GSA Annual Meeting in Phoenix, Arizona, USA - 2019

Paper No. 65-7
Presentation Time: 3:20 PM


SUNDELL, Kurt E., Department of Geosciences, University of Arizona, Tucson, AZ 85721, BLUM, Mike D., Geology Department, University of Kansas (KU), 1414 Naismith Drive, Room 254, Lawrence, KS 66045, GEHRELS, George, Dept. of Geosciences, University of Arizona, Tucson, AZ 85721, PECHA, Mark, Department of Geosciences, University of Arizona, Gould-Simpson Building #77, 1040 E 4th St, Tucson, AZ 85721 and PETTIT, Bridget S., ExxonMobil, Upstream Business Development Company, Spring, TX 77389

Detrital zircon (DZ) U-Pb analysis by laser ablation inductively coupled plasma mass spectrometry (LA-ICP-MS) is a powerful technique for application to sediment provenance analysis and ascribing maximum depositional ages (MDAs). However, there are many complicating factors that result in age distribution bias. Among these, depositional environment holds a significant control on resulting DZ age distributions. Specifically, studies of modern and ancient fluvial systems commonly call on hydrodynamic sorting in fluvial systems as a primary cause of bias in DZ U-Pb age distributions, and have questioned provenance interpretations from them.

We developed a method of acquiring DZ U-Pb ages by multicollector LA-ICP-MS at a rate of 3s/analysis to increase sample throughput and decrease analytical cost, with the goal of increasing sample size (n) to produce more robust age distributions. Round-robin testing of this new rapid acquisition method using zircon reference materials that range in age from ~28 Ma to ~3465 Ma yields 0.5–3% accuracy and 2–10% precision; this allows for acquisition of very large-n data sets (n>1000) at a rate of 1,200 analyses/h. Automated grain selection directly ties individual grain characteristics (e.g., grain size, color, shape) to each age date, and removes all user bias from the acquisition process.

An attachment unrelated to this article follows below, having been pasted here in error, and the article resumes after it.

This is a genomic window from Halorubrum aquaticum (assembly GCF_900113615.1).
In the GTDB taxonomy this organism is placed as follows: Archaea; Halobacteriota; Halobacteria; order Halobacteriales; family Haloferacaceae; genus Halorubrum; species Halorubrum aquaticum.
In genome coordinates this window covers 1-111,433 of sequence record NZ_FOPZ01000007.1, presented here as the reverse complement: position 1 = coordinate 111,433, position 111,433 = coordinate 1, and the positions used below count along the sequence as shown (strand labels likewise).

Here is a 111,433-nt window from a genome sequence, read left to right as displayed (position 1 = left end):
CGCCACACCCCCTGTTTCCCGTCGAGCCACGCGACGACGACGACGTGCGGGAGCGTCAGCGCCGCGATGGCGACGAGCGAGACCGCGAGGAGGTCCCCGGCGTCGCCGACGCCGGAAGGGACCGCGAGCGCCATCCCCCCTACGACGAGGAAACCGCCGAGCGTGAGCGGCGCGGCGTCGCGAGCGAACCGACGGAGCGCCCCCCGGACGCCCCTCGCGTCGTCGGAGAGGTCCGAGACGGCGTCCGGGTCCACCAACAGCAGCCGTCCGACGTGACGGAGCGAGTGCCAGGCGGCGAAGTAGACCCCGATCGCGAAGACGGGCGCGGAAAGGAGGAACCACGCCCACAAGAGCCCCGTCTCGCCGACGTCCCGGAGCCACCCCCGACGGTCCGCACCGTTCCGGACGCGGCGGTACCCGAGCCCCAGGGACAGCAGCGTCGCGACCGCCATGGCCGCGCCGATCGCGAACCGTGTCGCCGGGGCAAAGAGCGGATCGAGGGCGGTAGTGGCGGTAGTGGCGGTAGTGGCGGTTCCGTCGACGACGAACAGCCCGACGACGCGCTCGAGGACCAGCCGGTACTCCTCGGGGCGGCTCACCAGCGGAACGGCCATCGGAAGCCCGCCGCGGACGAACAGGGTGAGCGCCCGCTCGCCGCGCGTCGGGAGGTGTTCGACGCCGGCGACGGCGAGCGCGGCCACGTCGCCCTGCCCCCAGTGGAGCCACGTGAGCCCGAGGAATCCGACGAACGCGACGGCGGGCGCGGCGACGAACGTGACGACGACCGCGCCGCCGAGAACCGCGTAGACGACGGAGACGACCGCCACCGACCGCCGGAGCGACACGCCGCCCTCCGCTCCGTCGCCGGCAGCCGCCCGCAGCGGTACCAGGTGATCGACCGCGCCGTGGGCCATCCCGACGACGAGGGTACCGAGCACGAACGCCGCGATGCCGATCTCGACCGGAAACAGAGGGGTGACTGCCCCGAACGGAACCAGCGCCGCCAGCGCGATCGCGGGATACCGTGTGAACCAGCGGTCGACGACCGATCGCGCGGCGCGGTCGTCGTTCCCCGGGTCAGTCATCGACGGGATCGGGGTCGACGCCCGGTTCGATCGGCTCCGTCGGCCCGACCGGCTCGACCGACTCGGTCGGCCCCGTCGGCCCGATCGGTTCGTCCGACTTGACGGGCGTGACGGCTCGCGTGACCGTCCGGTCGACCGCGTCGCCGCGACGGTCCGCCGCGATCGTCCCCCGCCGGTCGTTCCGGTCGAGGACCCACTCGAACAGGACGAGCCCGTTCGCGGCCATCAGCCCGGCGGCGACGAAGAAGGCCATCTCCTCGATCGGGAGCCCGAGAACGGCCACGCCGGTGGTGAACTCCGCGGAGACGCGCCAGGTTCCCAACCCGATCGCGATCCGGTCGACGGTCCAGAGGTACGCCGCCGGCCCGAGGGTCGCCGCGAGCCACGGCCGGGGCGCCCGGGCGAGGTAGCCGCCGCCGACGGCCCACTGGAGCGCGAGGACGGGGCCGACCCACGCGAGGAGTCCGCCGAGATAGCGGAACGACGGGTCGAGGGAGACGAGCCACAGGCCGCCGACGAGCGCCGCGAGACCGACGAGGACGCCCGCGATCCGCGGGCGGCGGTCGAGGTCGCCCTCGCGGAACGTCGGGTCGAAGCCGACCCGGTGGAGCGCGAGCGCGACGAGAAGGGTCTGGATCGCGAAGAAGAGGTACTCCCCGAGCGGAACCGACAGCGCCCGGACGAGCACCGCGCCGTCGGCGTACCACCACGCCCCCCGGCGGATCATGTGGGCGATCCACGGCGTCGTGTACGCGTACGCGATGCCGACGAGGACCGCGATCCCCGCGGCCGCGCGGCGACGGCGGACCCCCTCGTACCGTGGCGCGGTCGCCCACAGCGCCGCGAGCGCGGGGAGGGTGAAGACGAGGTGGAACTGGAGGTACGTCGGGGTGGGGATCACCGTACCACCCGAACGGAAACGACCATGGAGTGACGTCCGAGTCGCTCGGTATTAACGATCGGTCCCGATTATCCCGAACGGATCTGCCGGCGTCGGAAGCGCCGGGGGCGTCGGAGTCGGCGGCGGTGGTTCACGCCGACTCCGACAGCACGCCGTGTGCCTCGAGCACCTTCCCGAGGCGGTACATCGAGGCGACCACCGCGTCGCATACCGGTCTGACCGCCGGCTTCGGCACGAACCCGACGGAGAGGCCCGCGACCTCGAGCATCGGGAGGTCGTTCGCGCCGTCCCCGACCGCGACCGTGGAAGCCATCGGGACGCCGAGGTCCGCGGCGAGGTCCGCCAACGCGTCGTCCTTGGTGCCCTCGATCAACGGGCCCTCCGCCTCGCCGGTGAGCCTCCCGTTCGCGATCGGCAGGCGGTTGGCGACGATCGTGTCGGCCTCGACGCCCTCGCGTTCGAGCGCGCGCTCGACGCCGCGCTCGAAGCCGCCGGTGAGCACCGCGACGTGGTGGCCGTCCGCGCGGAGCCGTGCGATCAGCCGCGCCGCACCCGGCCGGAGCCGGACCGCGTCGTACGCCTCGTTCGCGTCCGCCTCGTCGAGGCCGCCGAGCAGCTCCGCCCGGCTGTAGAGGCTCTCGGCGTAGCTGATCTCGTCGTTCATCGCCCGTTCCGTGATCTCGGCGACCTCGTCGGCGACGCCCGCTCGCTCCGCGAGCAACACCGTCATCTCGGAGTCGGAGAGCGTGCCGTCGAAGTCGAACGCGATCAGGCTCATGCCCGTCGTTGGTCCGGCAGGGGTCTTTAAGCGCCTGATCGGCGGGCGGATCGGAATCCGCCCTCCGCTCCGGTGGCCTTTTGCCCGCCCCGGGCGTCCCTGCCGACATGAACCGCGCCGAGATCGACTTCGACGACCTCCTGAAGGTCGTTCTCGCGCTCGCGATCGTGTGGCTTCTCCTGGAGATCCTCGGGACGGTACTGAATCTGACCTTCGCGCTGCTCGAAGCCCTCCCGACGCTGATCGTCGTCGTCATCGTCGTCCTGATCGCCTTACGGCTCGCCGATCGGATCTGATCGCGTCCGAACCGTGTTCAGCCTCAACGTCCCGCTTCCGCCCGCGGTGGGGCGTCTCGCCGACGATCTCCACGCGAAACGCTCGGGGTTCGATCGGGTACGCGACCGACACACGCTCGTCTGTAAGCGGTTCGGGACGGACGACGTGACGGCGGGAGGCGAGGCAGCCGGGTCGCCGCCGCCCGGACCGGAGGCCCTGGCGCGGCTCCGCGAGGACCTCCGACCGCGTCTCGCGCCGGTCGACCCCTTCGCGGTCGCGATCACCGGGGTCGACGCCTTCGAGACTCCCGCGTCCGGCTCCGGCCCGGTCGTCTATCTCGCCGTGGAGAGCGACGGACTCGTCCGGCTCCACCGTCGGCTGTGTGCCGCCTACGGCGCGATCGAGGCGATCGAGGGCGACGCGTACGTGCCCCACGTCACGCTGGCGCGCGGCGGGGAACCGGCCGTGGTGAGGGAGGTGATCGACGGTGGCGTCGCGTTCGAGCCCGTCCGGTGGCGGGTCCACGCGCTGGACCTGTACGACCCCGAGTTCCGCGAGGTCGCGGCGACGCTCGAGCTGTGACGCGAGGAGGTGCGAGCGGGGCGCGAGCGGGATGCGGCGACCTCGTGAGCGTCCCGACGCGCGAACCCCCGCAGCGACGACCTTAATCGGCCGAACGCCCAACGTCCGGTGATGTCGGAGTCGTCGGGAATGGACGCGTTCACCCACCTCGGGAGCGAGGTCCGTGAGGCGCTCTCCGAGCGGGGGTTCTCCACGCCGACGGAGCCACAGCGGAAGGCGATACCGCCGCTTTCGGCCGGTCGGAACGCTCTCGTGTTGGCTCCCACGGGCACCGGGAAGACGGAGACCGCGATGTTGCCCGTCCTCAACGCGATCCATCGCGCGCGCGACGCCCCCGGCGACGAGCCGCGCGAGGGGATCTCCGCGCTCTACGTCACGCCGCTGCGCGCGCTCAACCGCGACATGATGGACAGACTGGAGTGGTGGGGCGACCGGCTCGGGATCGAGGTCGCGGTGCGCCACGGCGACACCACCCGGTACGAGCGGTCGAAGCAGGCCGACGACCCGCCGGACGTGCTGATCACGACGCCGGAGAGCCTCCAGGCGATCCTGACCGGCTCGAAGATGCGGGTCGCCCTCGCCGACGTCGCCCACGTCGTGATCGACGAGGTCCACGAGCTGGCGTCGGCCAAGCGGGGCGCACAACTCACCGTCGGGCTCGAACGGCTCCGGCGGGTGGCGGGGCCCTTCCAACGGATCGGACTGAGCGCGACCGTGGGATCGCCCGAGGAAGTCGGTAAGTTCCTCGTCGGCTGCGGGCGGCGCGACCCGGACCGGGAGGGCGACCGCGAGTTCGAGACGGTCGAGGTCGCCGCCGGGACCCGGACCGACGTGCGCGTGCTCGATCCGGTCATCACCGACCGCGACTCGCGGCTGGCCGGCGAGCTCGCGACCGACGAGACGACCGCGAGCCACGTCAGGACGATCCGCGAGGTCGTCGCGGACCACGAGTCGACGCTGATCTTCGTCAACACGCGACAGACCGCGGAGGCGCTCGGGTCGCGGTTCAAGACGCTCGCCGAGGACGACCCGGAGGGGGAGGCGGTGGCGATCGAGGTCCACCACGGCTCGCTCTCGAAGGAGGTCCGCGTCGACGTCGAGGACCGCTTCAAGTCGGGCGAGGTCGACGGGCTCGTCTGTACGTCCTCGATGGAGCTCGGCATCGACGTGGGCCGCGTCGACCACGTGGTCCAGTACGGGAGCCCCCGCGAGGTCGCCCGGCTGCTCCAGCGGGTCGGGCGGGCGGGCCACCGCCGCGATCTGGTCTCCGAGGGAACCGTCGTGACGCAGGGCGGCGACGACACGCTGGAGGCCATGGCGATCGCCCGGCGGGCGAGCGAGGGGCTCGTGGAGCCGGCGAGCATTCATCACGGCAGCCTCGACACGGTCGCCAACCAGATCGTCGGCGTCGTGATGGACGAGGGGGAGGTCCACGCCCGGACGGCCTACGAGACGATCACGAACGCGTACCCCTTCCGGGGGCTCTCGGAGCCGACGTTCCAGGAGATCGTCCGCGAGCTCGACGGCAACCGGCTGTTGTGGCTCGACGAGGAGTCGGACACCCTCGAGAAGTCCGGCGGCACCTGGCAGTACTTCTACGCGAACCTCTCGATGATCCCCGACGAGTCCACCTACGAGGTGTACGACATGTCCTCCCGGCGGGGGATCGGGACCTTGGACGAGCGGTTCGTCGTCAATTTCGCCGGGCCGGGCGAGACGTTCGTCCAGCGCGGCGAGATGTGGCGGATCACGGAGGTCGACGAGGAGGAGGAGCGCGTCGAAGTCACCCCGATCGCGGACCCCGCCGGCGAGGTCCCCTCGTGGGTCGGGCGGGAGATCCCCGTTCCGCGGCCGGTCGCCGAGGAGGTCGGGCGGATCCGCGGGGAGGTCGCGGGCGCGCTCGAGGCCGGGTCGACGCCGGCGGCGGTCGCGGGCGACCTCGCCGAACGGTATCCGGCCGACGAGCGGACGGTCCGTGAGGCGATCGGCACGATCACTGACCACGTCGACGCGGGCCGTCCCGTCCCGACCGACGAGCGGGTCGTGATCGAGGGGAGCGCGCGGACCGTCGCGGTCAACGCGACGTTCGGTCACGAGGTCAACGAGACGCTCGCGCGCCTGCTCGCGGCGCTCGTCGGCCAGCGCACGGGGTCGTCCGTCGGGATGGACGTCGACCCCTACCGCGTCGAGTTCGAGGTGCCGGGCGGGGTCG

We apply this new method to sandstone samples from Campanian Book Cliffs strata, UT. Results show that both small-n (n≈100) and large-n (n≈300) data are biased by grain size, and that quantitative comparison among different methods are inconsistent. Grain-size effects are still present in very large-n sample sets (n≈1,000), and easily identified with our new method, but quantitative comparisons of these data yield consistent results for different comparison methods and an overall increase in similarity among samples that approaches a common underlying mixture of upstream detritus farther downstream. Further analysis of sample pairs that bracket chronostratigraphic boundaries holds significant implications for sequence stratigraphic interpretations via the calculation of robust MDAs. Increasing sample size in this fashion requires no additional cost or time investment, and comes with minimal sacrifice in accuracy and precision to yield more robust estimates of DZ age distributions.